Part SevenMature

Our poem in English is To His Coy Mistress and I absolutely hate it. 

We've analysed it, scrutinised it, and analysed it again. Over and over again.

It's just another not-as-sappy-as-it-seems poem showing how desperate a guy is. Another poem in which a guy tries to pressure a girl into having sex with him. Another poem which makes sex sound weird and disgusting. 

Plus, it's To His Coy Mistress, so he's cheating on his wife.

When I discuss the with Anna on Tuesday morning, she rolls her eyes. 

"We're doing the same poem," she says. "My teacher asked us what we thought the message of the poem is, so I put my hand up and said 'dear young girl, who I may or may not have feelings for. I know you're really not ready to have sex yet, but the thing is, I'm insanely horny right now. And if we don't do it, you will never get laid."

My eyes widen. "Really?"

"No," she laughs. "I muttered it and the teacher heard and sent me out because it was inappropriate."

I grin. "You know the actual message is supposed to be carpe diem?" 

"Are you kidding me?" Anna exclaims. "That's stupid. Men are stupid. They think they can get what they want if they demand and beg, but sweetly. It's like: seize the day, and get laid. Sleep with me, sweet young maid."

I don't know what's so funny about that, but we both end up in fits of giggles.


Just before lunch, the teachers call an assembly. All the black kids and all the white kids sit together in assembly, like we do in lessons. It leads me to believe that the teachers haven't noticed the divide between us. That's something  I don't get. They must have noticed. I mean, it's just so... obvious.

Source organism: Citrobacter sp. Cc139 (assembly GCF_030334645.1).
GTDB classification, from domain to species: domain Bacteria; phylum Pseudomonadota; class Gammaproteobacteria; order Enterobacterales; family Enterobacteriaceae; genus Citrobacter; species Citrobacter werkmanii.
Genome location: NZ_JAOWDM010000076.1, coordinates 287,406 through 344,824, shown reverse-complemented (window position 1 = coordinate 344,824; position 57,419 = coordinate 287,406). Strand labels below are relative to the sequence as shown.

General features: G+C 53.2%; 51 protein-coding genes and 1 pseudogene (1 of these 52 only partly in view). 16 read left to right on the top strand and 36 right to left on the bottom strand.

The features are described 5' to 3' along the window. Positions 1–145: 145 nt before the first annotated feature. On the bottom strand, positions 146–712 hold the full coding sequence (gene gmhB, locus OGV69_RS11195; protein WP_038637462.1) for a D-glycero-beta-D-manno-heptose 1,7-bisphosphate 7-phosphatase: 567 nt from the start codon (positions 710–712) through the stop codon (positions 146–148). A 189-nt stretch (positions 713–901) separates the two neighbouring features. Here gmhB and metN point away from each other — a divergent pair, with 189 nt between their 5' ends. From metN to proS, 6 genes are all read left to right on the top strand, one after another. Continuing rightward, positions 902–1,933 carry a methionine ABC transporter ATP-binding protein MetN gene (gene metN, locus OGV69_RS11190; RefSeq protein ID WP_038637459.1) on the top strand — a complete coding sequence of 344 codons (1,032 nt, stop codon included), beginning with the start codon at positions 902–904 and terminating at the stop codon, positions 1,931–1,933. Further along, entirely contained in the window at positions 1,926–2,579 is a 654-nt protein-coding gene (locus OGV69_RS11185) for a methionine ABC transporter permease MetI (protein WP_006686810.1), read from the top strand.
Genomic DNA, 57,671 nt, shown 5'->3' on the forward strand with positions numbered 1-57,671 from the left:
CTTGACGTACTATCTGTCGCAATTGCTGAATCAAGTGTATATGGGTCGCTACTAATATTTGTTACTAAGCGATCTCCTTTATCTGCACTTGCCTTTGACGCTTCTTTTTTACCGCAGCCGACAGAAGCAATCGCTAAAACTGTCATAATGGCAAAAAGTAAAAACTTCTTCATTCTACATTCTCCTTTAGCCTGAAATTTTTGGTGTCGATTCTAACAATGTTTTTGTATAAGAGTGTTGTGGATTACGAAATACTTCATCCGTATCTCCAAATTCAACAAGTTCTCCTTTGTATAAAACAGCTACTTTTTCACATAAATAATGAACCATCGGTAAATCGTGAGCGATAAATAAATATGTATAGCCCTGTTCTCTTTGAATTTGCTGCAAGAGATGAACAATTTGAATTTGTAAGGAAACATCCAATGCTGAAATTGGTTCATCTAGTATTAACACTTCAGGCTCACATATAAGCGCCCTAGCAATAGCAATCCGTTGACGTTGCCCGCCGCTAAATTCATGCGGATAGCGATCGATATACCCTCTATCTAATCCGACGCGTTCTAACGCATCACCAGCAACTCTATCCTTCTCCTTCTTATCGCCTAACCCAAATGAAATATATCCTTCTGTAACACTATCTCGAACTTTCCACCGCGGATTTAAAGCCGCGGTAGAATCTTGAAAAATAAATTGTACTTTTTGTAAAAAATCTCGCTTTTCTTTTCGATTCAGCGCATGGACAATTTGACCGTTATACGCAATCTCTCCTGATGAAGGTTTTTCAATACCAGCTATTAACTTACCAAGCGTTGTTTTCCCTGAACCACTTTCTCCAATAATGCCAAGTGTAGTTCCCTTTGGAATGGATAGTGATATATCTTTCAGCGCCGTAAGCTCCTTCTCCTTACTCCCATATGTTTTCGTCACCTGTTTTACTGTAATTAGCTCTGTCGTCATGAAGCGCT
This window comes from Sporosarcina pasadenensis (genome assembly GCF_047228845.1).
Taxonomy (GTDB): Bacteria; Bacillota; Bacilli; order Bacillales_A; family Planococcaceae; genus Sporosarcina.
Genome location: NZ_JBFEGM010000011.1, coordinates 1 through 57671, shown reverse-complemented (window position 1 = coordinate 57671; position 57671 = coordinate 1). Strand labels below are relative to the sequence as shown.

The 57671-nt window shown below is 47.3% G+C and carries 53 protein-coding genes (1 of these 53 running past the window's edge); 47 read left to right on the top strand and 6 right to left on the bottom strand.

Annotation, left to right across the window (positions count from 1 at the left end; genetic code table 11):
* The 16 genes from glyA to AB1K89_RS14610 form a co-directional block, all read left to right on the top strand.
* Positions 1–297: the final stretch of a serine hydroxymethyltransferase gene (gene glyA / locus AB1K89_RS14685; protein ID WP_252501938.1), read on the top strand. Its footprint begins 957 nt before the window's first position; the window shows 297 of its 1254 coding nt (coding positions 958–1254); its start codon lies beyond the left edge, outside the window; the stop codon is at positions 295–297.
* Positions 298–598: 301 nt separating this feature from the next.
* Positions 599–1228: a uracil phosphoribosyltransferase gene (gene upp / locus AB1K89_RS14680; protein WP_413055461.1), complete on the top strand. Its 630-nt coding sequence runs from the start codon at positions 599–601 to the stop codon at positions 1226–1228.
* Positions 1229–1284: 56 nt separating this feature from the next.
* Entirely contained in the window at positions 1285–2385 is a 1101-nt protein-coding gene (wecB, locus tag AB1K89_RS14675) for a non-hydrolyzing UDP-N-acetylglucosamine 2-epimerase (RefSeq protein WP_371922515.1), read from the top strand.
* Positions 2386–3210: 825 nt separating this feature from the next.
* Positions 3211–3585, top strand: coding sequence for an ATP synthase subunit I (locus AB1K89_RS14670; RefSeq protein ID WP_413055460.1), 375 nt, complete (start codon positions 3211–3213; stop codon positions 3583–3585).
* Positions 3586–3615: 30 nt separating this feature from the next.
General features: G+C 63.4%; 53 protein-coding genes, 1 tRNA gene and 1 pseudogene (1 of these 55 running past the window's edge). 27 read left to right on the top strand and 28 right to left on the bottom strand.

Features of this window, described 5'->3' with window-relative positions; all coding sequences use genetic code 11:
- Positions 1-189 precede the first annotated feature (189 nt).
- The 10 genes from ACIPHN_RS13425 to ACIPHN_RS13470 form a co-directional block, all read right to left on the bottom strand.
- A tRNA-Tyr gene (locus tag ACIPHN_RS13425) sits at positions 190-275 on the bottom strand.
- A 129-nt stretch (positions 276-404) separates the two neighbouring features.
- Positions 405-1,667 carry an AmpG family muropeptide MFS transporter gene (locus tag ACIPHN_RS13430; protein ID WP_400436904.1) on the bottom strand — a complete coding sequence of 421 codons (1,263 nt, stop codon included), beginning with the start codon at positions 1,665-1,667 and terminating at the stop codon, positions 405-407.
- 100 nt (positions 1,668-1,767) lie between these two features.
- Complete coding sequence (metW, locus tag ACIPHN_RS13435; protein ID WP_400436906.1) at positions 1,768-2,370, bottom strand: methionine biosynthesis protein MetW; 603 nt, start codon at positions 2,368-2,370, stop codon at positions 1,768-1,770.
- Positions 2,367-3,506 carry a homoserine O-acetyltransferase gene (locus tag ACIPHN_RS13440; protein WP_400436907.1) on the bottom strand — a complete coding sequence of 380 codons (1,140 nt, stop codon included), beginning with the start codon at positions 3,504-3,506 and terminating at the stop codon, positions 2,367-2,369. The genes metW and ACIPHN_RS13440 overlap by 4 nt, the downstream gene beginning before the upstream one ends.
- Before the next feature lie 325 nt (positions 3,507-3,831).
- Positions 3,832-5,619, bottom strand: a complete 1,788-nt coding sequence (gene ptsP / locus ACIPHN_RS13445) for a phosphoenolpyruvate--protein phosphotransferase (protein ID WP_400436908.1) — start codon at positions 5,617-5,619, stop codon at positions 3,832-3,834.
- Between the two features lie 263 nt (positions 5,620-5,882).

There have never been teacher in the dinner hall. Not ones who teach, anyway. But the  kitchen staff can't be oblivious to the fact that black kids and white  kids sit on opposite sides of the room. 

We've been required to bring sandwiches since there's no cooking equipment in the gazebo, but they have to have noticed before then. It's only been up a month.

I suppose they could keep it to themselves, but why? And how? When there's nothing to talk about in the staff room, surely someone's dropped a comment.

"Hey, have you noticed that all the kids on the left of the dinner hall are white?"

Something like that.

Or do the kitchen staff not talk to the teachers?

I don't know.

The assembly happens to be about the gazebo. Apparently, out head teacher doesn't like it when we think for ourselves, or actually do something productive for once.

"I understand," he says, about halfway through his speech about it, "That you haven't been put in the best of situations. And I know that it was very short notice, and that the conditions of the temporary habitation are not perfect. But what you have done is classed as vandalism, however helpful you may have intended it to be. Perhaps it would have been better if you had informed a member of staff of your discomfort."

Someone shouts out that that's exactly what we did, which it is. I swear, every member of staff must have been complained to at least ten times.

The head tells us that there's going to be a school council meeting, which will decide what is to be don about our makeshift walls. 

Since the school council is made up mainly of students, my best guess is that absolutely nothing will be done about it.

The End

22 comments about this story Feed